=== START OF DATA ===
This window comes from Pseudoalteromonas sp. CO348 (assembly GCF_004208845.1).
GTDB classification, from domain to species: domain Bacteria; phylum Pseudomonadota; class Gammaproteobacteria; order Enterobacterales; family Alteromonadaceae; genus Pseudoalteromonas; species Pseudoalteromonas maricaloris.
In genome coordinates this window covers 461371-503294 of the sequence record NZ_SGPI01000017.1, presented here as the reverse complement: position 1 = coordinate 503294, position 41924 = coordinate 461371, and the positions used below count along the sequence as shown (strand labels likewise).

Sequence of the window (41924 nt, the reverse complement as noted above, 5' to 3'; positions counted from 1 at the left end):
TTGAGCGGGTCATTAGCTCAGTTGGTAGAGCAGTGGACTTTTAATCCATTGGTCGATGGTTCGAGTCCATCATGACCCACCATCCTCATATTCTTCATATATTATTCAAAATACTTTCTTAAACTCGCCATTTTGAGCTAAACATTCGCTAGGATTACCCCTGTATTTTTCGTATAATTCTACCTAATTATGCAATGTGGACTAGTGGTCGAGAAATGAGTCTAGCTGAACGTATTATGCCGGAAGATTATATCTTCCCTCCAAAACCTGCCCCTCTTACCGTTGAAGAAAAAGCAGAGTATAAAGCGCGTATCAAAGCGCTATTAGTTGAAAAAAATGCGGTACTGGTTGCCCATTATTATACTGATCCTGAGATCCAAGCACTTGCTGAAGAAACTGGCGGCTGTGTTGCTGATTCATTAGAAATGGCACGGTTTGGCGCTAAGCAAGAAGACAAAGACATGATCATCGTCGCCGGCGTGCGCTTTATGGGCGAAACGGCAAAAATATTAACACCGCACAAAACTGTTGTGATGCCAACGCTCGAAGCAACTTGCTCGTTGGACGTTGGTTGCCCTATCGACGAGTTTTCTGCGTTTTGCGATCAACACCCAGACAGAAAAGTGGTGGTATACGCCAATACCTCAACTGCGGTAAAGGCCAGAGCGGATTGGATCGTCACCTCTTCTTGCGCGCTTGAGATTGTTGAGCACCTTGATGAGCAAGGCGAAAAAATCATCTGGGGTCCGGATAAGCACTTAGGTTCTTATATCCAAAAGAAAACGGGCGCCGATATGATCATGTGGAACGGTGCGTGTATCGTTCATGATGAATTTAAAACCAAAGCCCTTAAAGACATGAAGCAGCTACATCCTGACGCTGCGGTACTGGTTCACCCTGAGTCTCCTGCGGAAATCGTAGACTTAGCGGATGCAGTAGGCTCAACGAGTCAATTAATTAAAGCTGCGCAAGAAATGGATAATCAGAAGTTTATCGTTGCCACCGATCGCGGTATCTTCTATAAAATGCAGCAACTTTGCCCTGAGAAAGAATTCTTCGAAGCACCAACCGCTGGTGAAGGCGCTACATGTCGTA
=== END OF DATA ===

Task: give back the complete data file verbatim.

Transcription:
This window comes from Pseudoalteromonas sp. CO348 (assembly GCF_004208845.1).
GTDB classification, from domain to species: domain Bacteria; phylum Pseudomonadota; class Gammaproteobacteria; order Enterobacterales; family Alteromonadaceae; genus Pseudoalteromonas; species Pseudoalteromonas maricaloris.
In genome coordinates this window covers 461371-503294 of the sequence record NZ_SGPI01000017.1, presented here as the reverse complement: position 1 = coordinate 503294, position 41924 = coordinate 461371, and the positions used below count along the sequence as shown (strand labels likewise).

Sequence of the window (41924 nt, the reverse complement as noted above, 5' to 3'; positions counted from 1 at the left end):
TTGAGCGGGTCATTAGCTCAGTTGGTAGAGCAGTGGACTTTTAATCCATTGGTCGATGGTTCGAGTCCATCATGACCCACCATCCTCATATTCTTCATATATTATTCAAAATACTTTCTTAAACTCGCCATTTTGAGCTAAACATTCGCTAGGATTACCCCTGTATTTTTCGTATAATTCTACCTAATTATGCAATGTGGACTAGTGGTCGAGAAATGAGTCTAGCTGAACGTATTATGCCGGAAGATTATATCTTCCCTCCAAAACCTGCCCCTCTTACCGTTGAAGAAAAAGCAGAGTATAAAGCGCGTATCAAAGCGCTATTAGTTGAAAAAAATGCGGTACTGGTTGCCCATTATTATACTGATCCTGAGATCCAAGCACTTGCTGAAGAAACTGGCGGCTGTGTTGCTGATTCATTAGAAATGGCACGGTTTGGCGCTAAGCAAGAAGACAAAGACATGATCATCGTCGCCGGCGTGCGCTTTATGGGCGAAACGGCAAAAATATTAACACCGCACAAAACTGTTGTGATGCCAACGCTCGAAGCAACTTGCTCGTTGGACGTTGGTTGCCCTATCGACGAGTTTTCTGCGTTTTGCGATCAACACCCAGACAGAAAAGTGGTGGTATACGCCAATACCTCAACTGCGGTAAAGGCCAGAGCGGATTGGATCGTCACCTCTTCTTGCGCGCTTGAGATTGTTGAGCACCTTGATGAGCAAGGCGAAAAAATCATCTGGGGTCCGGATAAGCACTTAGGTTCTTATATCCAAAAGAAAACGGGCGCCGATATGATCATGTGGAACGGTGCGTGTATCGTTCATGATGAATTTAAAACCAAAGCCCTTAAAGACATGAAGCAGCTACATCCTGACGCTGCGGTACTGGTTCACCCTGAGTCTCCTGCGGAAATCGTAGACTTAGCGGATGCAGTAGGCTCAACGAGTCAATTAATTAAAGCTGCGCAAGAAATGGATAATCAGAAGTTTATCGTTGCCACCGATCGCGGTATCTTCTATAAAATGCAGCAACTTTGCCCTGAGAAAGAATTCTTCGAAGCACCAACCGCTGGTGAAGGCGCTACATGTCGTA